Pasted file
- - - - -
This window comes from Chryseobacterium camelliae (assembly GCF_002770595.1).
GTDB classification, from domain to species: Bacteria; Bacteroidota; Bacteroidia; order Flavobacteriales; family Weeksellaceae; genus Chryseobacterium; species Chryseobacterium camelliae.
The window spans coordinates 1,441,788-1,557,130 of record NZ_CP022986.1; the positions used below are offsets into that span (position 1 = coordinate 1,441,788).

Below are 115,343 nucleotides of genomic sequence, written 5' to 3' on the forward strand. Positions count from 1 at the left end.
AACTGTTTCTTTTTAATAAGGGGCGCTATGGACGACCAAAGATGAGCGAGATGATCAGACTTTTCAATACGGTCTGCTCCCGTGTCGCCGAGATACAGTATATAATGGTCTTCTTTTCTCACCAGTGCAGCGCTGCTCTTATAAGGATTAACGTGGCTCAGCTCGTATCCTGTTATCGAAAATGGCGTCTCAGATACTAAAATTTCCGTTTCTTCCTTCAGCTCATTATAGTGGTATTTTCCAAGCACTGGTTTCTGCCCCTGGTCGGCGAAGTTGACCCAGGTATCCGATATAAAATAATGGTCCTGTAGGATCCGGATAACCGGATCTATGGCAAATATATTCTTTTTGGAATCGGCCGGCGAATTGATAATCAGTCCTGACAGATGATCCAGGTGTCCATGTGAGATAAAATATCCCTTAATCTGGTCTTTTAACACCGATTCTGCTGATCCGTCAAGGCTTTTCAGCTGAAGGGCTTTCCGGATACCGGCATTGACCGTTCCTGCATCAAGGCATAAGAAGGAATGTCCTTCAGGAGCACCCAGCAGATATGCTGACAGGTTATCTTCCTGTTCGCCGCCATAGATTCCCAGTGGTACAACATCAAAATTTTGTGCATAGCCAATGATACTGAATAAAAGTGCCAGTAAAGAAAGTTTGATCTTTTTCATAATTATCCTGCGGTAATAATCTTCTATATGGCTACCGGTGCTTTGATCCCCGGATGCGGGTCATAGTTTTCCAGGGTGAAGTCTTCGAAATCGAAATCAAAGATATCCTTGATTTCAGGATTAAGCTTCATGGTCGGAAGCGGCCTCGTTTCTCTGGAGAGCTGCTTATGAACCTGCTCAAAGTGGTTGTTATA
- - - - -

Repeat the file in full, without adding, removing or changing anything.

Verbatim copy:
This window comes from Chryseobacterium camelliae (assembly GCF_002770595.1).
GTDB classification, from domain to species: Bacteria; Bacteroidota; Bacteroidia; order Flavobacteriales; family Weeksellaceae; genus Chryseobacterium; species Chryseobacterium camelliae.
The window spans coordinates 1,441,788-1,557,130 of record NZ_CP022986.1; the positions used below are offsets into that span (position 1 = coordinate 1,441,788).

Below are 115,343 nucleotides of genomic sequence, written 5' to 3' on the forward strand. Positions count from 1 at the left end.
AACTGTTTCTTTTTAATAAGGGGCGCTATGGACGACCAAAGATGAGCGAGATGATCAGACTTTTCAATACGGTCTGCTCCCGTGTCGCCGAGATACAGTATATAATGGTCTTCTTTTCTCACCAGTGCAGCGCTGCTCTTATAAGGATTAACGTGGCTCAGCTCGTATCCTGTTATCGAAAATGGCGTCTCAGATACTAAAATTTCCGTTTCTTCCTTCAGCTCATTATAGTGGTATTTTCCAAGCACTGGTTTCTGCCCCTGGTCGGCGAAGTTGACCCAGGTATCCGATATAAAATAATGGTCCTGTAGGATCCGGATAACCGGATCTATGGCAAATATATTCTTTTTGGAATCGGCCGGCGAATTGATAATCAGTCCTGACAGATGATCCAGGTGTCCATGTGAGATAAAATATCCCTTAATCTGGTCTTTTAACACCGATTCTGCTGATCCGTCAAGGCTTTTCAGCTGAAGGGCTTTCCGGATACCGGCATTGACCGTTCCTGCATCAAGGCATAAGAAGGAATGTCCTTCAGGAGCACCCAGCAGATATGCTGACAGGTTATCTTCCTGTTCGCCGCCATAGATTCCCAGTGGTACAACATCAAAATTTTGTGCATAGCCAATGATACTGAATAAAAGTGCCAGTAAAGAAAGTTTGATCTTTTTCATAATTATCCTGCGGTAATAATCTTCTATATGGCTACCGGTGCTTTGATCCCCGGATGCGGGTCATAGTTTTCCAGGGTGAAGTCTTCGAAATCGAAATCAAAGATATCCTTGATTTCAGGATTAAGCTTCATGGTCGGAAGCGGCCTCGTTTCTCTGGAGAGCTGCTTATGAACCTGCTCAAAGTGGTTGTTATA